How Hard is it to Get Sole Custody in New Jersey?

If you are going through a divorce or separation, one of the most challenging decisions you may have to make is regarding child custody. In New Jersey, the court's main priority is to ensure that the best interests of the child are met. This means that if you want to get sole custody, you will need to provide compelling evidence that it is in your child's best interest.

1. Understand the Different Types of Custody

Before you start the process of getting sole custody, it is essential to understand the different types of custody. In New Jersey, there are two types of custody: legal custody and physical custody. Legal custody refers to the right to make important decisions about your child's life, such as education, medical care, and religion. Physical custody refers to where your child will live. Sole custody means that one parent has both legal and physical custody of the child.

2. Prove That Sole Custody is in Your Child's Best Interest

To get sole custody, you will need to prove that it is in your child's best interest. This means that you will need to provide evidence that the other parent is unfit or unable to care for the child. Some factors that the court may consider include:

  • The child's relationship with each parent
  • Each parent's ability to provide for the child's basic needs, such as food, clothing, and shelter
  • Each parent's ability to provide a stable and safe home environment
  • Any history of abuse or neglect by either parent

3. Hire a Skilled Family Law Attorney

Navigating the legal system can be challenging, especially when it comes to child custody. Hiring a skilled family law attorney can help you understand your rights and options, and they can guide you through the process of potentially getting sole custody. A family law attorney can also help you gather the evidence you need to prove that sole custody is in your child's best interest.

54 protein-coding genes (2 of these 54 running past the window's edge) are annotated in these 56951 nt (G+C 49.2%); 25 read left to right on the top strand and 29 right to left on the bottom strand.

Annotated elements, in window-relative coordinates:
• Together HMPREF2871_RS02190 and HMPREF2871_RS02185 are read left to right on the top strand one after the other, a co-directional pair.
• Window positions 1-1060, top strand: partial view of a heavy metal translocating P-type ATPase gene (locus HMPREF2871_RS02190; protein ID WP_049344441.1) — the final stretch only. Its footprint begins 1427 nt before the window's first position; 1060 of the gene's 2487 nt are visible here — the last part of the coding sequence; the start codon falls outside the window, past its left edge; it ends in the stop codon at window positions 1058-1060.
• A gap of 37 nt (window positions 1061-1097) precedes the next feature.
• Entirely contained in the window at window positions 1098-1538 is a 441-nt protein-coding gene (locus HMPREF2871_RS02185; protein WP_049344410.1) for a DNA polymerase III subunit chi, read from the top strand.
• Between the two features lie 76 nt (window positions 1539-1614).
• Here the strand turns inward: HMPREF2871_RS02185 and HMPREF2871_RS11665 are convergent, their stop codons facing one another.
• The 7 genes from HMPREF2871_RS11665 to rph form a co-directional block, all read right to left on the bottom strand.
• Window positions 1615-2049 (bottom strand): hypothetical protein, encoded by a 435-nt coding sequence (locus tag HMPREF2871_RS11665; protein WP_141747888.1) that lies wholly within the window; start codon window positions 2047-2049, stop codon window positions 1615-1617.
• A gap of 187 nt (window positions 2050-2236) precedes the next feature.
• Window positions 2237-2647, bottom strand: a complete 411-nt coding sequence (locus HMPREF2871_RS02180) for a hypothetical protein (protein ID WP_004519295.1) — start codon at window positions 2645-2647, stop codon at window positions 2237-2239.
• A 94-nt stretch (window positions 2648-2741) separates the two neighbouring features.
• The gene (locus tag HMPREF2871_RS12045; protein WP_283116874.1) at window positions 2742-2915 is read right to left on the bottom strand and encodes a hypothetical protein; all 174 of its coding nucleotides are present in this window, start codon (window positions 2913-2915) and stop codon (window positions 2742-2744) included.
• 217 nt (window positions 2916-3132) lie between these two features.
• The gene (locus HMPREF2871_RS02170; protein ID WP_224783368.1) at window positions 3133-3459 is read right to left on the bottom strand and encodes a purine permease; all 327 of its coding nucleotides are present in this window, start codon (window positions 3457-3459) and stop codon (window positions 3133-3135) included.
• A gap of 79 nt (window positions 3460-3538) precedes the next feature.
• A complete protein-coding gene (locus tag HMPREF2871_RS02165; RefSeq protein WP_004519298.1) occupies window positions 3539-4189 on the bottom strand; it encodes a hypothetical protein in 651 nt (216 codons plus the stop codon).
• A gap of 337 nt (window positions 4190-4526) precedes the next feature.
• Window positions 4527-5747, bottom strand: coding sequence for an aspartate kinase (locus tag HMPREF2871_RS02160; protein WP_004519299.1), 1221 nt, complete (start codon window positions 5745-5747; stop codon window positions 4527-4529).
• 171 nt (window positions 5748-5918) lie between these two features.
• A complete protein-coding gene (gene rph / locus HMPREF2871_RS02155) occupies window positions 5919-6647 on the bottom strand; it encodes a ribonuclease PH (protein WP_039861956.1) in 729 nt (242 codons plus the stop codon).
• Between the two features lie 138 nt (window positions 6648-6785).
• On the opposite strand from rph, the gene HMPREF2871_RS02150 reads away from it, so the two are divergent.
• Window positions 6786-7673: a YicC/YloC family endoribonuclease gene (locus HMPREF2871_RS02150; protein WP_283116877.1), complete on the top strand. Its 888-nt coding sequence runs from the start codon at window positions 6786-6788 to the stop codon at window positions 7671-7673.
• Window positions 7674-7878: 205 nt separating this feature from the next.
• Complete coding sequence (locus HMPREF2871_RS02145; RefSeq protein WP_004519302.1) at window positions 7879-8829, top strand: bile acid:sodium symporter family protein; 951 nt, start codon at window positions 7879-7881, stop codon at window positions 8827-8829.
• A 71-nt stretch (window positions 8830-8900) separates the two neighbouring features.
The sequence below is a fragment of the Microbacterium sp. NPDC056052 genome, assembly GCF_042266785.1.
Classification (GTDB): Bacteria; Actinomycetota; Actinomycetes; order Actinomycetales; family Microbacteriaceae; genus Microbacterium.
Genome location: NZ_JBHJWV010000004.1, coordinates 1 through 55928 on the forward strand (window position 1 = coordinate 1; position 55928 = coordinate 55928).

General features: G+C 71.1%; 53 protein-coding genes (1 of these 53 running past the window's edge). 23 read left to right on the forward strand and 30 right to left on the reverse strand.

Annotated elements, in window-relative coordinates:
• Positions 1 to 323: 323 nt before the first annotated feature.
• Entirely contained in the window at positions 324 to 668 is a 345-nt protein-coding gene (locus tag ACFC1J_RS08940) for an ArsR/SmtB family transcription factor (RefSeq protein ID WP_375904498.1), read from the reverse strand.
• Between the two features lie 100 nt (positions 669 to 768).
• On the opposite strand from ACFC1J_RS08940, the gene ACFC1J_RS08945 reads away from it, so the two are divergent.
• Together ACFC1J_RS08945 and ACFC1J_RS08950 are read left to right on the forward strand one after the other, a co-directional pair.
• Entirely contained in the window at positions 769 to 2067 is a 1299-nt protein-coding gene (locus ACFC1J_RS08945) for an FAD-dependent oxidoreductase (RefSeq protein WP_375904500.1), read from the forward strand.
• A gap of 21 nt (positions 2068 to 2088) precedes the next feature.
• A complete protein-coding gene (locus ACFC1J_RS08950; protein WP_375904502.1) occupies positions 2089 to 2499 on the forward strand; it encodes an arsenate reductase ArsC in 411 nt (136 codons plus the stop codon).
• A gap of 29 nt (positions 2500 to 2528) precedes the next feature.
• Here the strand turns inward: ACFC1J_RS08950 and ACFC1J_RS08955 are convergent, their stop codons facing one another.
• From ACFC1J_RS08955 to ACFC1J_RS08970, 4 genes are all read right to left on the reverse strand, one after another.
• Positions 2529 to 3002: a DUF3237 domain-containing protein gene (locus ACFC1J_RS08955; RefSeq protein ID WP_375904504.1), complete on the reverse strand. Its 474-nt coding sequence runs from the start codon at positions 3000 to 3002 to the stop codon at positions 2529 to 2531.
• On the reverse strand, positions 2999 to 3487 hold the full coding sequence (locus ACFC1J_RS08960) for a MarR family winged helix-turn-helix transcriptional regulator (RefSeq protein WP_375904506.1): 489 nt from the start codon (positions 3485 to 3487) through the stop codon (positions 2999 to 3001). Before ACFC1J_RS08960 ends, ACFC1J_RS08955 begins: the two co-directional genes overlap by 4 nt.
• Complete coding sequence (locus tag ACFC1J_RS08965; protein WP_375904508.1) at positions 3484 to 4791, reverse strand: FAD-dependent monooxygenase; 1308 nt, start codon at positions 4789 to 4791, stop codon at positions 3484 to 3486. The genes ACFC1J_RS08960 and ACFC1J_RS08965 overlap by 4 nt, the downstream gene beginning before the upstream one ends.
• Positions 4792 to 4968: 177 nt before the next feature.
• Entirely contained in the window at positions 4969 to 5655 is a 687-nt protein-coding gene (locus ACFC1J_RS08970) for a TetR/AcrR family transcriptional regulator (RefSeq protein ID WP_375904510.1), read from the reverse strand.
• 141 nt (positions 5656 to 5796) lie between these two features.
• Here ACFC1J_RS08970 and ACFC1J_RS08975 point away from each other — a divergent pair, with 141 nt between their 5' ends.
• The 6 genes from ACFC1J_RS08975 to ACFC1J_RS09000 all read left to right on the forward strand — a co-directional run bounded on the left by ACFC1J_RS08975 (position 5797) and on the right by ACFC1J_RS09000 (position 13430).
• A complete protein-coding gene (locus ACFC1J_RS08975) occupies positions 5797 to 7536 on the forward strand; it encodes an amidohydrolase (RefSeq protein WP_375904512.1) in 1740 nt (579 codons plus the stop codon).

4. Be Prepared for a Custody Evaluation

In some cases, the court may order a custody evaluation. This is when a mental health professional evaluates each parent and the child to determine what custody arrangement would be in the child's best interest. Be prepared for this evaluation by being honest and open with the evaluator, and by providing any evidence that supports your case.

5. Stay Focused on Your Child's Best Interest

Throughout the process of getting sole custody, it is essential to stay focused on your child's best interest. Avoid getting caught up in emotions or personal grievances with the other parent. Instead, focus on providing evidence that shows why sole custody is the best option for your child.

Getting sole custody in New Jersey can be challenging, but it is possible with the right evidence and legal guidance. If you are considering getting sole custody, contact Sherwood, Johnson & Poles, a trusted family law firm. Our experienced attorneys can help you navigate the legal system and fight for your child's best interest. Contact us today to schedule a consultation.